Every personality starts off as an open midnight blue sky with a single star. However, with each newfound lesson or realization learned throughout life comes the emergence of a new star. Eventually, the stars become a complex constellation—richer, more intricate, and brighter than ever.
Now that we’re almost into April and spring, I’m also almost into the end of my second year here at U of T.
And I can’t help but think about the fact that I am indeed, Halfway There.
Halfway through my undergraduate degree and a mere two years from graduation.
Time doesn’t just fly- it soars.
Was anyone at the Soul on Ice screening last week? The Faculty of Kinesiology and Physical Education (KPE) partnered with Hart House to put together a free screening open to students and community members of Soul on Ice, a unique documentary about the past, present and future of black hockey players.
I was a little hesitant because I’ve never been a hockey fan, nor do I know much at all about hockey. The screening took place at the Goldring Centre for High Performance Sport in the Kimel Family Fieldhouse – it was my first time standing in this stunning space, and now I’m eager to check out a Varsity game there in the future.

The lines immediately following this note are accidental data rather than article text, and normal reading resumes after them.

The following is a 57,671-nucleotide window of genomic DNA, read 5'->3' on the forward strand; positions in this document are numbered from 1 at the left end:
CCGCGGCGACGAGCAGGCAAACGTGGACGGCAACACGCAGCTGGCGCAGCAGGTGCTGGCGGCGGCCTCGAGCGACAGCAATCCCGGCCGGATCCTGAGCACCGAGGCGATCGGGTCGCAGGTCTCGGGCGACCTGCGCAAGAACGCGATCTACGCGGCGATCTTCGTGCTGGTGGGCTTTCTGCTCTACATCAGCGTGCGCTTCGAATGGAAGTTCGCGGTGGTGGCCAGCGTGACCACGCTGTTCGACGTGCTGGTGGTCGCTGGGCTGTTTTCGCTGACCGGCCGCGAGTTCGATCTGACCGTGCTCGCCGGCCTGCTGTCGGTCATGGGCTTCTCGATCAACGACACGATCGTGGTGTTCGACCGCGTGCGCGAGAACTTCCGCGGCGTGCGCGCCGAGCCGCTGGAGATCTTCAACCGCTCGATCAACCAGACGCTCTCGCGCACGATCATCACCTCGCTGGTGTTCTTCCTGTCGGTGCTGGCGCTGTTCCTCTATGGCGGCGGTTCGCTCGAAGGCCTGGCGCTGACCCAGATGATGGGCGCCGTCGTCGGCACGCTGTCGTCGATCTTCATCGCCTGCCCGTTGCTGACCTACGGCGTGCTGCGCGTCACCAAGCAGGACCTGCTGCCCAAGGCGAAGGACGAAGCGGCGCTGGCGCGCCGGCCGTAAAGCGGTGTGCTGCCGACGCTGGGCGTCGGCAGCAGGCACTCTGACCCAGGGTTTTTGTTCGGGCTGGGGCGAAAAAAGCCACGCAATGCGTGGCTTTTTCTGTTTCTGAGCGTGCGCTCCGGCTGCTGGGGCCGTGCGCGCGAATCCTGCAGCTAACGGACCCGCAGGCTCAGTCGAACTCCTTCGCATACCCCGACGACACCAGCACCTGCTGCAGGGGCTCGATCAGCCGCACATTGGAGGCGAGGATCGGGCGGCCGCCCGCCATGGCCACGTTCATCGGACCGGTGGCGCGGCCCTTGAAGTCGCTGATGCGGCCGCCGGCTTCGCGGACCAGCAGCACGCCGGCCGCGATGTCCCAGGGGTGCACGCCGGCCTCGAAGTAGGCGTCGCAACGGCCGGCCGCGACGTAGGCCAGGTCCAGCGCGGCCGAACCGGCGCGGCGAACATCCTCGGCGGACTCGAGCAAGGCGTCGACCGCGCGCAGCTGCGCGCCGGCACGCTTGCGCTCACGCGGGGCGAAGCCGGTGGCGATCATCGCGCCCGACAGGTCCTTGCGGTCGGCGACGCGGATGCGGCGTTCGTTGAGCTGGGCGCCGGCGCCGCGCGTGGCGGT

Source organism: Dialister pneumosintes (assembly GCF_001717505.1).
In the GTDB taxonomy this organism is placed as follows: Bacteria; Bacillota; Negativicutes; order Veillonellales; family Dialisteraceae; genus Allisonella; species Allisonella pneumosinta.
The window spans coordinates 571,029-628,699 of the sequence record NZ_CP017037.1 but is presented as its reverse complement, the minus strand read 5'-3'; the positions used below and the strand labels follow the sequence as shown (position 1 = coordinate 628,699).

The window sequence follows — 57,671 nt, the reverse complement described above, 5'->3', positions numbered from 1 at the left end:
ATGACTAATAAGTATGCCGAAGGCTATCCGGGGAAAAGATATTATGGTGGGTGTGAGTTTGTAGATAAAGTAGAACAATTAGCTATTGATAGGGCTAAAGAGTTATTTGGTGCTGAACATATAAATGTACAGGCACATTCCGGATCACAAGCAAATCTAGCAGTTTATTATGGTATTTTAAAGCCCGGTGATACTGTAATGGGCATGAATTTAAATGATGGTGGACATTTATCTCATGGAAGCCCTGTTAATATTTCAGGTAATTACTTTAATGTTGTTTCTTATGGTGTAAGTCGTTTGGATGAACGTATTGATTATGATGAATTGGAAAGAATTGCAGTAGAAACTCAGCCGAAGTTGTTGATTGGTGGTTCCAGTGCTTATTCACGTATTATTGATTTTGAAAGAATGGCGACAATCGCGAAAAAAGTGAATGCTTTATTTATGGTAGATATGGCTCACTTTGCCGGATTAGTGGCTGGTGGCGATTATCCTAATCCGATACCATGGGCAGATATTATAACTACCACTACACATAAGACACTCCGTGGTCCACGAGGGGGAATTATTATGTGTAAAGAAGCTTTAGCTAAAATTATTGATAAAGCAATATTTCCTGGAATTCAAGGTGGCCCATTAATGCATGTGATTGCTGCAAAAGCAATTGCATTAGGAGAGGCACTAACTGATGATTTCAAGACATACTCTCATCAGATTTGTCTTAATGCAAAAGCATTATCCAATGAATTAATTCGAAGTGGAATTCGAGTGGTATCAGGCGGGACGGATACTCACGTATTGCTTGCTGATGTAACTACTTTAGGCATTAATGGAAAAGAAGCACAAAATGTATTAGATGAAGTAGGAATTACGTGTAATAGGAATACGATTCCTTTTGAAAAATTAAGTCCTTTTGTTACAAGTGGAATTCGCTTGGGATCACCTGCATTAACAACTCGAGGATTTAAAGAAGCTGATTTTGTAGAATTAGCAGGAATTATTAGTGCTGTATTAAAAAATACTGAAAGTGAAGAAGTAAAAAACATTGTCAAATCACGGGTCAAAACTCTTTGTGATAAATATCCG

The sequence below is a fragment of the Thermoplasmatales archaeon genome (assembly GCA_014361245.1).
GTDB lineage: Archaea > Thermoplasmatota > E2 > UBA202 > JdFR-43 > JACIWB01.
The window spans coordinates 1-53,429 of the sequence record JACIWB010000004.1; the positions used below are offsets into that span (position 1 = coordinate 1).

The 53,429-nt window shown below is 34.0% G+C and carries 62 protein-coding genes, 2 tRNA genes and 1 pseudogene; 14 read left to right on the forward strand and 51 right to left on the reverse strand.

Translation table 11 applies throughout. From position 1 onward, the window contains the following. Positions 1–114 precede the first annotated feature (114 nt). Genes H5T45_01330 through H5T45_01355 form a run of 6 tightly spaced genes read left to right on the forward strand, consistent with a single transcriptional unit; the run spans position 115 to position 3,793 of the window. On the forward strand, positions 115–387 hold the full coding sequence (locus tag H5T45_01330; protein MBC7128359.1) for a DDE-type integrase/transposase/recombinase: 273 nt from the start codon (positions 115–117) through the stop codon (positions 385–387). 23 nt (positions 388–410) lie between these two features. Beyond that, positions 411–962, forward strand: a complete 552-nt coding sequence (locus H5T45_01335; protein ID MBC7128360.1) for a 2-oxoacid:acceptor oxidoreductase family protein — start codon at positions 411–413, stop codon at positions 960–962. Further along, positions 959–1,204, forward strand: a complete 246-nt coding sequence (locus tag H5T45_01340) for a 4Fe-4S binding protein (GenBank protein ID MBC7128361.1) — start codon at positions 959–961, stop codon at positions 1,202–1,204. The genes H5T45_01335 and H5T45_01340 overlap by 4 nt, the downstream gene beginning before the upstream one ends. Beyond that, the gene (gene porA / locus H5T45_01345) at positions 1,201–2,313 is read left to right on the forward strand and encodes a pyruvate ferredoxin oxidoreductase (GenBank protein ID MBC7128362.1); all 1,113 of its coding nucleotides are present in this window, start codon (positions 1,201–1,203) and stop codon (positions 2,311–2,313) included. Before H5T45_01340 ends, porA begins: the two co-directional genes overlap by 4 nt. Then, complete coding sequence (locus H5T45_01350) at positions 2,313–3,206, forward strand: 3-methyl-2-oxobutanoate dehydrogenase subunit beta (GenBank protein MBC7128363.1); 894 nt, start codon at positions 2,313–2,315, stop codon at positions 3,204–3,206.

Your MoveU team was there, directing people prior to the start of the film.
Student-run conferences have become a big part of my involvement in campus activities. By “conference,” I refer not to a United Nations-like assembly of prominent politicians in suits but to a much less intimidating form that has really enriched my learning experience.
I’ve participated in a few and have had great experiences with them. Smaller events will often be free while larger events may require a fee that covers food, speakers, or renting out the space. In January, I attended the UTGB Student Leadership Conference where we discussed the impact of international short-term volunteering and the importance of understanding the underlying social and political context of the countries we serve. Just last month, I registered for the Fraser Institute seminar on public policy, which touched upon a range of diverse topics such as Aboriginal title in Canada and free market trade.
There are some cool advantages to attending student conferences – here are some features I personally enjoy:
Last week I wrote about being ill, and I speculated that (in addition to cold weather and a nasty cough virus circulating in the air) my sickness was due to being out of touch with my body. It happens every once in a while when we get so busy that it can be a challenge to keep tabs on how we are (really) feeling and what our body (really) needs.
I mentioned to a friend in passing this week that I sometimes attend Mindful Moments sessions on campus to get better connected with my body. He giggled, and said that he imagines me sitting cross-legged with my eyes closed, deeply concentrating on foretelling the future. I think at some point my friend was misinformed—mindfulness, meditation, tai chi, or yoga are not activities done to prophesize about the future. Quite oppositely, the goal is to bring more awareness to the present moment, to the body, and the breath.